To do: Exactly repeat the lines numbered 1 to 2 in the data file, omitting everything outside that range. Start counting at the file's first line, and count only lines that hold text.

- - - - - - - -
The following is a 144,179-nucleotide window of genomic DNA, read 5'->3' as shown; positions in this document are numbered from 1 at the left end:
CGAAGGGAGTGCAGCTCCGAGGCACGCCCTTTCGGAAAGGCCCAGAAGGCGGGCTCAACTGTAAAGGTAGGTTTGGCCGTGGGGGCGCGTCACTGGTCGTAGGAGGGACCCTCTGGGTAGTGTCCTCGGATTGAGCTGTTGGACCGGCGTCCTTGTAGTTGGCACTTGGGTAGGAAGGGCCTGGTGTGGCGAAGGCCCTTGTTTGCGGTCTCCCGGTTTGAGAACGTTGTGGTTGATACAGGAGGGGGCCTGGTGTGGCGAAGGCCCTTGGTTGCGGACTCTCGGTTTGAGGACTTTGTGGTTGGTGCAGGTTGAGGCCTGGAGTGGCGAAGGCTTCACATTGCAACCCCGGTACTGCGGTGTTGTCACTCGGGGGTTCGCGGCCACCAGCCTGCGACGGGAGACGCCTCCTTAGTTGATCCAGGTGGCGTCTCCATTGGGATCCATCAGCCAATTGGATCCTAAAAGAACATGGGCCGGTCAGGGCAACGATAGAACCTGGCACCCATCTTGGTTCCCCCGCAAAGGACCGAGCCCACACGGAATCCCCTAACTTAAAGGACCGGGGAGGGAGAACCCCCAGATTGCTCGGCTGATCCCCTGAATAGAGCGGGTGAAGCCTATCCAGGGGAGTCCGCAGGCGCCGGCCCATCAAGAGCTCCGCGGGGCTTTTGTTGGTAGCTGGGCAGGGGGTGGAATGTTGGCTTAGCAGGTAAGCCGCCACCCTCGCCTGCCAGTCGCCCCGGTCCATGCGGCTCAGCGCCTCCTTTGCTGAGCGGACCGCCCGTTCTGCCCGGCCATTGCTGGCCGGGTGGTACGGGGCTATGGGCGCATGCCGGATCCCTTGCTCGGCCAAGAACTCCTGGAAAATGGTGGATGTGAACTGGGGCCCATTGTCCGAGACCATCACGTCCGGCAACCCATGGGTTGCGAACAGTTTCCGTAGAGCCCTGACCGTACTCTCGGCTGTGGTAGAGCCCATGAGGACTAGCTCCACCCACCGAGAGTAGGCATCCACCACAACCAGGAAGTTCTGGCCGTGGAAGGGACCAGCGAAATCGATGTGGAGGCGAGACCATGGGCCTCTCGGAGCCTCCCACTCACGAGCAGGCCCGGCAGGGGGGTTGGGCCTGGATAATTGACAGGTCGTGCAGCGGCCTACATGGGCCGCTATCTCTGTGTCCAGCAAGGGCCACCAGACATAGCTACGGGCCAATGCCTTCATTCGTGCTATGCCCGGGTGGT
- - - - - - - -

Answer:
The following is a 144,179-nucleotide window of genomic DNA, read 5'->3' as shown; positions in this document are numbered from 1 at the left end:
CGAAGGGAGTGCAGCTCCGAGGCACGCCCTTTCGGAAAGGCCCAGAAGGCGGGCTCAACTGTAAAGGTAGGTTTGGCCGTGGGGGCGCGTCACTGGTCGTAGGAGGGACCCTCTGGGTAGTGTCCTCGGATTGAGCTGTTGGACCGGCGTCCTTGTAGTTGGCACTTGGGTAGGAAGGGCCTGGTGTGGCGAAGGCCCTTGTTTGCGGTCTCCCGGTTTGAGAACGTTGTGGTTGATACAGGAGGGGGCCTGGTGTGGCGAAGGCCCTTGGTTGCGGACTCTCGGTTTGAGGACTTTGTGGTTGGTGCAGGTTGAGGCCTGGAGTGGCGAAGGCTTCACATTGCAACCCCGGTACTGCGGTGTTGTCACTCGGGGGTTCGCGGCCACCAGCCTGCGACGGGAGACGCCTCCTTAGTTGATCCAGGTGGCGTCTCCATTGGGATCCATCAGCCAATTGGATCCTAAAAGAACATGGGCCGGTCAGGGCAACGATAGAACCTGGCACCCATCTTGGTTCCCCCGCAAAGGACCGAGCCCACACGGAATCCCCTAACTTAAAGGACCGGGGAGGGAGAACCCCCAGATTGCTCGGCTGATCCCCTGAATAGAGCGGGTGAAGCCTATCCAGGGGAGTCCGCAGGCGCCGGCCCATCAAGAGCTCCGCGGGGCTTTTGTTGGTAGCTGGGCAGGGGGTGGAATGTTGGCTTAGCAGGTAAGCCGCCACCCTCGCCTGCCAGTCGCCCCGGTCCATGCGGCTCAGCGCCTCCTTTGCTGAGCGGACCGCCCGTTCTGCCCGGCCATTGCTGGCCGGGTGGTACGGGGCTATGGGCGCATGCCGGATCCCTTGCTCGGCCAAGAACTCCTGGAAAATGGTGGATGTGAACTGGGGCCCATTGTCCGAGACCATCACGTCCGGCAACCCATGGGTTGCGAACAGTTTCCGTAGAGCCCTGACCGTACTCTCGGCTGTGGTAGAGCCCATGAGGACTAGCTCCACCCACCGAGAGTAGGCATCCACCACAACCAGGAAGTTCTGGCCGTGGAAGGGACCAGCGAAATCGATGTGGAGGCGAGACCATGGGCCTCTCGGAGCCTCCCACTCACGAGCAGGCCCGGCAGGGGGGTTGGGCCTGGATAATTGACAGGTCGTGCAGCGGCCTACATGGGCCGCTATCTCTGTGTCCAGCAAGGGCCACCAGACATAGCTACGGGCCAATGCCTTCATTCGTGCTATGCCCGGGTGGT